October 13, 2020 feature
Binge drinking may cause Alzheimer's disease—and it might strike younger and in a severe form
Binge drinking may be linked to both the onset and severity of Alzheimer's disease, but scientists have only now embarked on a path to decipher each molecular step involved in how excessive alcohol consumption leads to the most common form of dementia.
The research, underway at the Feinstein Institutes for Medical Research in New York, builds on a deceptively simple premise: Excessive alcohol consumption is toxic to the brain. Binge drinking likely plays an insidious role in the alteration of a normal brain protein into a biological rogue that is highly prevalent in Alzheimer's disease. The protein is identified by a simplistic monosyllabic name—tau.
In its normal conformation, tau is found in neurons modulating the stability of axonal microtubules. But in its abnormal conformation, tau has long been considered one of the leading hallmarks of Alzheimer's, and makes up the tangles in the notorious "plaques and tangles" pathology. The plaques are deposits of the protein beta amyloid. The Feinstein Institutes research involving binge drinking and Alzheimer's dementia is riveted, however, on tau.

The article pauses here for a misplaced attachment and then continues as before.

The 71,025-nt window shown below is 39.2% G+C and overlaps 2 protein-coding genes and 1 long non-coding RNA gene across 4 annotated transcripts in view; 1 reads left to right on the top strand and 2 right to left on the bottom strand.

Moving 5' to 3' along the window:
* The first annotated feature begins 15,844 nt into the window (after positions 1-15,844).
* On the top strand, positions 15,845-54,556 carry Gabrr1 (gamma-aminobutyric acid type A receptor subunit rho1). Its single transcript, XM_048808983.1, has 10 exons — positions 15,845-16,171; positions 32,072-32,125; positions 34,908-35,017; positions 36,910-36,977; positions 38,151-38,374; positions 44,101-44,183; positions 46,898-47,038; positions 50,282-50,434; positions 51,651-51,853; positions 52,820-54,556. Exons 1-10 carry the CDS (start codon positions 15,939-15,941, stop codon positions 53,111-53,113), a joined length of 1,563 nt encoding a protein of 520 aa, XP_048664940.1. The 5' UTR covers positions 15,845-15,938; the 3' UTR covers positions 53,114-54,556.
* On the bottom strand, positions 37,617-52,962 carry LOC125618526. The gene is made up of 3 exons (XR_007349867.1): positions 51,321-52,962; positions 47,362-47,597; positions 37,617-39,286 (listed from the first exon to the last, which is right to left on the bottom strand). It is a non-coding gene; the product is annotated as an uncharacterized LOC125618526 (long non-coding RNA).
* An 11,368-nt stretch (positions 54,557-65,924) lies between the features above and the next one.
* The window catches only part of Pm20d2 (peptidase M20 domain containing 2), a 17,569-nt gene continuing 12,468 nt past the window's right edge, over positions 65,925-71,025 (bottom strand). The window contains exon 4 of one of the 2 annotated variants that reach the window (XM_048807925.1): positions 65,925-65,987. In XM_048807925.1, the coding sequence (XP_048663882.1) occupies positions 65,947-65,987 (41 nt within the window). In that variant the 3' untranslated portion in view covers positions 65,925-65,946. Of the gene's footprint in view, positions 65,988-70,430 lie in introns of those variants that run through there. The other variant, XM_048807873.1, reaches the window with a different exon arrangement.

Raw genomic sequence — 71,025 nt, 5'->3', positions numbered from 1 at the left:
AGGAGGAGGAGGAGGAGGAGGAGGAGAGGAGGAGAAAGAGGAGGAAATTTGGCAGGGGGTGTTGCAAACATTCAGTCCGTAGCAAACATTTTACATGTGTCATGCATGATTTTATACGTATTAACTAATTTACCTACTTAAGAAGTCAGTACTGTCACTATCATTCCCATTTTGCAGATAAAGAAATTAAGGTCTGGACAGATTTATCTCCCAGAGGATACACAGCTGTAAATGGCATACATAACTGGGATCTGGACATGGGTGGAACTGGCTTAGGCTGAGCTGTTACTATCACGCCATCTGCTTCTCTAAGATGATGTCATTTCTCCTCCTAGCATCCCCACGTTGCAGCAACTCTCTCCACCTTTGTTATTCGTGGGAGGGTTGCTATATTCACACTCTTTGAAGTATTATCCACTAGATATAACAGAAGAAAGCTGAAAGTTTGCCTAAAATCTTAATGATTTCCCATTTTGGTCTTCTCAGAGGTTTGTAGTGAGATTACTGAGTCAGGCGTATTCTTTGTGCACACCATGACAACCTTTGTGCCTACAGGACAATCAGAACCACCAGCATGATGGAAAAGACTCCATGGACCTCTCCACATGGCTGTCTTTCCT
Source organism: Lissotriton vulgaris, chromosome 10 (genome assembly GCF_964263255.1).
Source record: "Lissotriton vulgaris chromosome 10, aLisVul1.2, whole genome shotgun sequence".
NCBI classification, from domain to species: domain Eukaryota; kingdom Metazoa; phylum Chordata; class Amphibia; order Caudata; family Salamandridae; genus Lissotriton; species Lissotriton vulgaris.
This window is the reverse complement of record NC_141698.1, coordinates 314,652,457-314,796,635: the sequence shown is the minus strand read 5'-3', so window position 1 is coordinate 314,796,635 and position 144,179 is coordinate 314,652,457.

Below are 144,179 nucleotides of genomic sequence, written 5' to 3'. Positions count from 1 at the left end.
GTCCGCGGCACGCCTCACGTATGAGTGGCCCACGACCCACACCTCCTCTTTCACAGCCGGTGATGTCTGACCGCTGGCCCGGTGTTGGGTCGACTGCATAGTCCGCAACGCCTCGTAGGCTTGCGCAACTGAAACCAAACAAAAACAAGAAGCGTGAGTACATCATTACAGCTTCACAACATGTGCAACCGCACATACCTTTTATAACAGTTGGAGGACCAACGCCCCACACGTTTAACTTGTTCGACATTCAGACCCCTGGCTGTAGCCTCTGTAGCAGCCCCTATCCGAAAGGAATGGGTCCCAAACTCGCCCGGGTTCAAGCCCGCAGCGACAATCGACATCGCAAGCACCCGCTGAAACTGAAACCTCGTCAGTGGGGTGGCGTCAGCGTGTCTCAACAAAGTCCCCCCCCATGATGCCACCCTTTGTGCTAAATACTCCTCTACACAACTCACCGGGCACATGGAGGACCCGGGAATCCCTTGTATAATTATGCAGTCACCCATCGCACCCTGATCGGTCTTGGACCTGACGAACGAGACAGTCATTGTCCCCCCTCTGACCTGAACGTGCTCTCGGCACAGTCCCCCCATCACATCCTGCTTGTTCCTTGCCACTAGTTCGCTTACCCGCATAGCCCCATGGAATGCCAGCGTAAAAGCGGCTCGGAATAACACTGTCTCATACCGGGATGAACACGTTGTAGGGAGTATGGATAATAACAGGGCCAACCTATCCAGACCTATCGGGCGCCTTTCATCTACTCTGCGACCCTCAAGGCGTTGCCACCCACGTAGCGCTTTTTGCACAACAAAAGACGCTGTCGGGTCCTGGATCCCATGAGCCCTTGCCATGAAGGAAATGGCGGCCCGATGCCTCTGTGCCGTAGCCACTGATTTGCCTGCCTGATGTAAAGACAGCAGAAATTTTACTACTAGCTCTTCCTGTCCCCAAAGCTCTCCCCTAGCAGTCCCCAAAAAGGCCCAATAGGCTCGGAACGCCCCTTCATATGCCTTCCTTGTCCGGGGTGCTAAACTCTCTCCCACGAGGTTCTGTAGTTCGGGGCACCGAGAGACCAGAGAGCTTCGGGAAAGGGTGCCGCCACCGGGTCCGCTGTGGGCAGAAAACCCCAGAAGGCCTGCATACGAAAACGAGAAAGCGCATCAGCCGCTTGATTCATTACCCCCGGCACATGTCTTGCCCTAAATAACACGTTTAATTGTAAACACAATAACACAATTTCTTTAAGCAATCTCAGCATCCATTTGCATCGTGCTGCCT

A potential breakthrough in the investigation would be a definitive explanation of how tau transforms from a normal protein into a neuron-annihilating cause of Alzheimer's under the influence of excessive alcohol. The New York researchers think they're on the right path to make that discovery.
Already, the scientists are delving into how tau can become phosphorylated, which means its structural conformation changes and its role in the brain becomes chemically altered under the influence of binge drinking.
"Studies have shown that frequent and heavy alcohol drinking is linked to earlier onset and increased severity of Alzheimer's disease," Dr. Max Brenner, assistant professor at the Feinstein Institutes told Medical Xpress. "It has been reported that alcohol consumption correlates with Alzheimer's-like cortical atrophy in individuals at high risk of developing the disease as well as younger age of onset.
"In addition, chronic alcohol exposure caused neural tau phosphorylation in the hippocampus and memory-impairment in Alzheimer's-predisposed mice," Brenner said.
The goal of the research is to shed light on specific proteins that apparently play key roles in the proliferation of tau. Brenner and colleagues want to understand the activities of cold-inducible RNA-binding protein (CIRP) and its associated form, extracellular cold-inducible RNA-binding protein (eCIRP).